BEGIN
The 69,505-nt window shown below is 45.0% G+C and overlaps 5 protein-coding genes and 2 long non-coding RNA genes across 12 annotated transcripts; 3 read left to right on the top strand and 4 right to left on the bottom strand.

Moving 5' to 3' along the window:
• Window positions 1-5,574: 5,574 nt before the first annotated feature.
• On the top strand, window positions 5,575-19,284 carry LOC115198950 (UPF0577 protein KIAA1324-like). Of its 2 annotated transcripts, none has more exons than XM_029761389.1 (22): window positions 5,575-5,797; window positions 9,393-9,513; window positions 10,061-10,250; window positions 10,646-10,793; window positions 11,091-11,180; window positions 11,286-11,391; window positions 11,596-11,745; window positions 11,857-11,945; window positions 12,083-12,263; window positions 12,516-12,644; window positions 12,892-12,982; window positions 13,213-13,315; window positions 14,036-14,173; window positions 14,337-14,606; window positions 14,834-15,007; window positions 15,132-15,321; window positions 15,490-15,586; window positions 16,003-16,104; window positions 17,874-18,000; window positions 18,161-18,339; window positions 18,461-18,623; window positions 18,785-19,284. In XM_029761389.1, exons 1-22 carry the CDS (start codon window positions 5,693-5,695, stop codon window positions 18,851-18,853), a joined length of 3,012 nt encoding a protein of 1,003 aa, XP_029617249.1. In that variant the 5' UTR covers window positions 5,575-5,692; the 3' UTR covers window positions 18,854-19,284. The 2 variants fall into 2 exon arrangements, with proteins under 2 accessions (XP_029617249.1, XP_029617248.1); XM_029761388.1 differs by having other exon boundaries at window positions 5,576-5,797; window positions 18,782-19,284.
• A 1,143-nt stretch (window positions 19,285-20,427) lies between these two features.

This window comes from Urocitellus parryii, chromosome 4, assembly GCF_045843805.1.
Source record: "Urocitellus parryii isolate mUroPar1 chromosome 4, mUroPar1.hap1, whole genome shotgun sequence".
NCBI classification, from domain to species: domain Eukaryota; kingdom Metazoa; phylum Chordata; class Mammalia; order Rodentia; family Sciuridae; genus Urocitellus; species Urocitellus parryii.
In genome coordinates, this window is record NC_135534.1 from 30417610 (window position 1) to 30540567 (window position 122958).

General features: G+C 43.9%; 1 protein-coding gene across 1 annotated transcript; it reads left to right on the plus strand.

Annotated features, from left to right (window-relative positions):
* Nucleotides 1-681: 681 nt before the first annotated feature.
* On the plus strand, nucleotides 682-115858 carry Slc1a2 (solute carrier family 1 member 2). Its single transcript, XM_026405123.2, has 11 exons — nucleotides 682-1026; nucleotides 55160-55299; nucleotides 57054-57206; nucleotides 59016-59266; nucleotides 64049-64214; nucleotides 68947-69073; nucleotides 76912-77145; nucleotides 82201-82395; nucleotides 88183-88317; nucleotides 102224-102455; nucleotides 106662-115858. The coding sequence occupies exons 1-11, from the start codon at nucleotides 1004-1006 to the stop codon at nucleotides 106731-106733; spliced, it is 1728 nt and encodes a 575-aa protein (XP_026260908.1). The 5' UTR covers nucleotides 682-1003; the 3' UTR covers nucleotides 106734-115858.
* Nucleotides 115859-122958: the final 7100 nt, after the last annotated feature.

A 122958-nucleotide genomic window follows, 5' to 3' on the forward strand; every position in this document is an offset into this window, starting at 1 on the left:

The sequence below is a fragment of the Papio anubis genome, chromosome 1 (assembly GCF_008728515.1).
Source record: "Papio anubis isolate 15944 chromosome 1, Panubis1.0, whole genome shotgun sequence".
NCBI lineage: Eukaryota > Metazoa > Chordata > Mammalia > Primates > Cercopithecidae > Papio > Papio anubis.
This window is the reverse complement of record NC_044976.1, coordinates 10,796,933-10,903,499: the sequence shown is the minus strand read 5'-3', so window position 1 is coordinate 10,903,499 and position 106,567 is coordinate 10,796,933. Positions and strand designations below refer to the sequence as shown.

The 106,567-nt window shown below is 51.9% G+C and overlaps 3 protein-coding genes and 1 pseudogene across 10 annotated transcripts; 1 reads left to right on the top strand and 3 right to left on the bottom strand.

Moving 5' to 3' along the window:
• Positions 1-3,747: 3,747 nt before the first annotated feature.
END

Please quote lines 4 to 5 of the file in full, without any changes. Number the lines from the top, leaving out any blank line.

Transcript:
• On the top strand, window positions 5,575-19,284 carry LOC115198950 (UPF0577 protein KIAA1324-like). Of its 2 annotated transcripts, none has more exons than XM_029761389.1 (22): window positions 5,575-5,797; window positions 9,393-9,513; window positions 10,061-10,250; window positions 10,646-10,793; window positions 11,091-11,180; window positions 11,286-11,391; window positions 11,596-11,745; window positions 11,857-11,945; window positions 12,083-12,263; window positions 12,516-12,644; window positions 12,892-12,982; window positions 13,213-13,315; window positions 14,036-14,173; window positions 14,337-14,606; window positions 14,834-15,007; window positions 15,132-15,321; window positions 15,490-15,586; window positions 16,003-16,104; window positions 17,874-18,000; window positions 18,161-18,339; window positions 18,461-18,623; window positions 18,785-19,284. In XM_029761389.1, exons 1-22 carry the CDS (start codon window positions 5,693-5,695, stop codon window positions 18,851-18,853), a joined length of 3,012 nt encoding a protein of 1,003 aa, XP_029617249.1. In that variant the 5' UTR covers window positions 5,575-5,692; the 3' UTR covers window positions 18,854-19,284. The 2 variants fall into 2 exon arrangements, with proteins under 2 accessions (XP_029617249.1, XP_029617248.1); XM_029761388.1 differs by having other exon boundaries at window positions 5,576-5,797; window positions 18,782-19,284.
• A 1,143-nt stretch (window positions 19,285-20,427) lies between these two features.